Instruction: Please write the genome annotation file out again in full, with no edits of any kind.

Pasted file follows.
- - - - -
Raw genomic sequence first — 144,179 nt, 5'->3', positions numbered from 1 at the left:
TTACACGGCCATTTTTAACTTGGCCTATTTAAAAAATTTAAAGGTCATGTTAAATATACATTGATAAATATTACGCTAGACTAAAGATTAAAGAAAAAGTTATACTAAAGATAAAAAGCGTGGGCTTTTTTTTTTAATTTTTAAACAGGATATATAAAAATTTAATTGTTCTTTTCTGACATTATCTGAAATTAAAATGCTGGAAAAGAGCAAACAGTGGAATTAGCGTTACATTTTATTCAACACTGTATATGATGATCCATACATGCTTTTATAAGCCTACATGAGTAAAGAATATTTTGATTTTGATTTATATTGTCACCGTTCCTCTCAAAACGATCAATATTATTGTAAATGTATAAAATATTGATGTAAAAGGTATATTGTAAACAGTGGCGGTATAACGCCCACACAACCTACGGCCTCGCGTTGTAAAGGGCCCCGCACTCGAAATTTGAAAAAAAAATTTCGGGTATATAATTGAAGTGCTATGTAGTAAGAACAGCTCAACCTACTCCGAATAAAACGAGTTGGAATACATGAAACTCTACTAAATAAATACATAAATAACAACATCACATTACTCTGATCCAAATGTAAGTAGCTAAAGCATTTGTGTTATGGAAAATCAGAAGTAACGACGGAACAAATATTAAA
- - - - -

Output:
Raw genomic sequence first — 144,179 nt, 5'->3', positions numbered from 1 at the left:
TTACACGGCCATTTTTAACTTGGCCTATTTAAAAAATTTAAAGGTCATGTTAAATATACATTGATAAATATTACGCTAGACTAAAGATTAAAGAAAAAGTTATACTAAAGATAAAAAGCGTGGGCTTTTTTTTTTAATTTTTAAACAGGATATATAAAAATTTAATTGTTCTTTTCTGACATTATCTGAAATTAAAATGCTGGAAAAGAGCAAACAGTGGAATTAGCGTTACATTTTATTCAACACTGTATATGATGATCCATACATGCTTTTATAAGCCTACATGAGTAAAGAATATTTTGATTTTGATTTATATTGTCACCGTTCCTCTCAAAACGATCAATATTATTGTAAATGTATAAAATATTGATGTAAAAGGTATATTGTAAACAGTGGCGGTATAACGCCCACACAACCTACGGCCTCGCGTTGTAAAGGGCCCCGCACTCGAAATTTGAAAAAAAAATTTCGGGTATATAATTGAAGTGCTATGTAGTAAGAACAGCTCAACCTACTCCGAATAAAACGAGTTGGAATACATGAAACTCTACTAAATAAATACATAAATAACAACATCACATTACTCTGATCCAAATGTAAGTAGCTAAAGCATTTGTGTTATGGAAAATCAGAAGTAACGACGGAACAAATATTAAA